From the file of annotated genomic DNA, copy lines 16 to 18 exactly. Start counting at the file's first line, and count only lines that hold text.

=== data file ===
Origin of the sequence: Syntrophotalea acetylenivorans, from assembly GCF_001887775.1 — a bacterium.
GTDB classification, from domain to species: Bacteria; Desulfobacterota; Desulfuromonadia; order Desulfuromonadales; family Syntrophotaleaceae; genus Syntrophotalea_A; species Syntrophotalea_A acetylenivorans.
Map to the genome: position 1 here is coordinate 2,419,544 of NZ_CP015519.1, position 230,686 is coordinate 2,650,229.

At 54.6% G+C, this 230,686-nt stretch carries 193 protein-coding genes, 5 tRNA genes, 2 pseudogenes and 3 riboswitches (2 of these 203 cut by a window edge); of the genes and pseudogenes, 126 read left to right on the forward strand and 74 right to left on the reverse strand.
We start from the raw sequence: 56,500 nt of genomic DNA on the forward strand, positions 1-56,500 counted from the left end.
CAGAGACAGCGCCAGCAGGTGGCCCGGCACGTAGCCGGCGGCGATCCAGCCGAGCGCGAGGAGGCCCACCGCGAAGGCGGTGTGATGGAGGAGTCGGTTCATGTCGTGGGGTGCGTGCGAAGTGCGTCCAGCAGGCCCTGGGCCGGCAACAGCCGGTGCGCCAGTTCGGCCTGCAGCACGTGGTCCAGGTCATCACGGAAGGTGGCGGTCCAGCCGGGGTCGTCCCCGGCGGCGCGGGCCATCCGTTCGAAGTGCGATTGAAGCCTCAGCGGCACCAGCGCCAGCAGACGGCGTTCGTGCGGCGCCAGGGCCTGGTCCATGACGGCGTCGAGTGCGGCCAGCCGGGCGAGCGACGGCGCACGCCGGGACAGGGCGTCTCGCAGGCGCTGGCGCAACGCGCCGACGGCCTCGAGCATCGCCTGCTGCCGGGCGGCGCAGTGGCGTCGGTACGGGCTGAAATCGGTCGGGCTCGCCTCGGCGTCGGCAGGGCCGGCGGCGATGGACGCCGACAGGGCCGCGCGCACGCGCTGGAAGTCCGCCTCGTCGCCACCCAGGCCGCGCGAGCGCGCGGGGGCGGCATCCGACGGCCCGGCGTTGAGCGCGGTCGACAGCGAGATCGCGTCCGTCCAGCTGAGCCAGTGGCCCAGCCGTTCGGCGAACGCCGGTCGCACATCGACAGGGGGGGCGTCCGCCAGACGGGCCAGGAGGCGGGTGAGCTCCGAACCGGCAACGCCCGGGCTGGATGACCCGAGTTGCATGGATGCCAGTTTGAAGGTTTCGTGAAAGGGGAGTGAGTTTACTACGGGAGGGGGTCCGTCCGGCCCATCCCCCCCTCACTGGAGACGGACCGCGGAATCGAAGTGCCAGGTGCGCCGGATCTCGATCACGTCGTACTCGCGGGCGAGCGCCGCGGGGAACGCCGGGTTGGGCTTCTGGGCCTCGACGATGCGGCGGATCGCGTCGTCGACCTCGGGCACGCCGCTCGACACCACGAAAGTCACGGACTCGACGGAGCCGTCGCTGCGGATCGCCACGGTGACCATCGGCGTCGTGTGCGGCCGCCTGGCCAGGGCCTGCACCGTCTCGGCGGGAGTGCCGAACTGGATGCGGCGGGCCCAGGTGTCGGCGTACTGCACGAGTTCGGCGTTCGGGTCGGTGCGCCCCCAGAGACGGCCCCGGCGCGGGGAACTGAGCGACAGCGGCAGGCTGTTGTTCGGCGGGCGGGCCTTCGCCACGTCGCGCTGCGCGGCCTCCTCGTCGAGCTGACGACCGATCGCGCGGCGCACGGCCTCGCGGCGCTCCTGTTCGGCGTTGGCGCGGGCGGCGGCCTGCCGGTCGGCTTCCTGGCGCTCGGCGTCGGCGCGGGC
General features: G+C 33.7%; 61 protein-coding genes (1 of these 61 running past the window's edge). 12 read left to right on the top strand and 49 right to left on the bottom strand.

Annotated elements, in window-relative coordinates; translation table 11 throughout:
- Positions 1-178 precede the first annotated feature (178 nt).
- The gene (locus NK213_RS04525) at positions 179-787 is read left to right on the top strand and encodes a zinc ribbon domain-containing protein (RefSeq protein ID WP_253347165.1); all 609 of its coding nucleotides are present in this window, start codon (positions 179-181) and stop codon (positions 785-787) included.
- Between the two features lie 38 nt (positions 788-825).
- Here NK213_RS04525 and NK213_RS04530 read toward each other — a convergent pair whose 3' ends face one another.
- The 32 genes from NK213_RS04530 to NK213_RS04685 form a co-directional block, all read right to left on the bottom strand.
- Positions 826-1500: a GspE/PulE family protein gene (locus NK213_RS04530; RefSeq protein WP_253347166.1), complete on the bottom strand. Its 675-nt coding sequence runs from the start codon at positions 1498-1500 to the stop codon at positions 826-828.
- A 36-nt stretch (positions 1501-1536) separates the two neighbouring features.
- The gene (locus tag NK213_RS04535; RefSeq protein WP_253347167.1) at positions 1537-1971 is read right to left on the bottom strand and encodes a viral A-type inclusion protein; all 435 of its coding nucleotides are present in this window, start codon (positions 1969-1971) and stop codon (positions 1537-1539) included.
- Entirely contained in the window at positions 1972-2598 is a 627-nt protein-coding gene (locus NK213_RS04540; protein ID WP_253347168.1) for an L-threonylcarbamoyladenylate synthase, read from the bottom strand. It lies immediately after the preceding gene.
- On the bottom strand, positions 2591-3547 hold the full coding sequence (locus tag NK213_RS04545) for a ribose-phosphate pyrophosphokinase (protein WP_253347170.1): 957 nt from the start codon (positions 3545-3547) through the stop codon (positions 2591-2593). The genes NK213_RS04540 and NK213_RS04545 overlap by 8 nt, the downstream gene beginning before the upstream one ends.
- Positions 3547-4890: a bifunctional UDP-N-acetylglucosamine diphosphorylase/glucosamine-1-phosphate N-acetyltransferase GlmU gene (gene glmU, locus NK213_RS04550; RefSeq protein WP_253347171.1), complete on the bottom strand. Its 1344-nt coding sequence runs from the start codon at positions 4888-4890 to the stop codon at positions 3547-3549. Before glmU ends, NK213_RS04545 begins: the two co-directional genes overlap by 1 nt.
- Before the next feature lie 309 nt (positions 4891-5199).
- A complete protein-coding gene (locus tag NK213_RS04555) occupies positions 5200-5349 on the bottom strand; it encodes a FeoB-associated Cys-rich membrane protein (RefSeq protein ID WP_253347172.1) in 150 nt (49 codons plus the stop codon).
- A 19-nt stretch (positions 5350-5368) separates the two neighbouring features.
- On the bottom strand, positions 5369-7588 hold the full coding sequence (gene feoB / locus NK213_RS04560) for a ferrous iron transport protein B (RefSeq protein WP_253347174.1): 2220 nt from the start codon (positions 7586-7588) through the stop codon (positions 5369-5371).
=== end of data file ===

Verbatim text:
- The gene (locus tag NK213_RS04535; RefSeq protein WP_253347167.1) at positions 1537-1971 is read right to left on the bottom strand and encodes a viral A-type inclusion protein; all 435 of its coding nucleotides are present in this window, start codon (positions 1969-1971) and stop codon (positions 1537-1539) included.
- Entirely contained in the window at positions 1972-2598 is a 627-nt protein-coding gene (locus NK213_RS04540; protein ID WP_253347168.1) for an L-threonylcarbamoyladenylate synthase, read from the bottom strand. It lies immediately after the preceding gene.
- On the bottom strand, positions 2591-3547 hold the full coding sequence (locus tag NK213_RS04545) for a ribose-phosphate pyrophosphokinase (protein WP_253347170.1): 957 nt from the start codon (positions 3545-3547) through the stop codon (positions 2591-2593). The genes NK213_RS04540 and NK213_RS04545 overlap by 8 nt, the downstream gene beginning before the upstream one ends.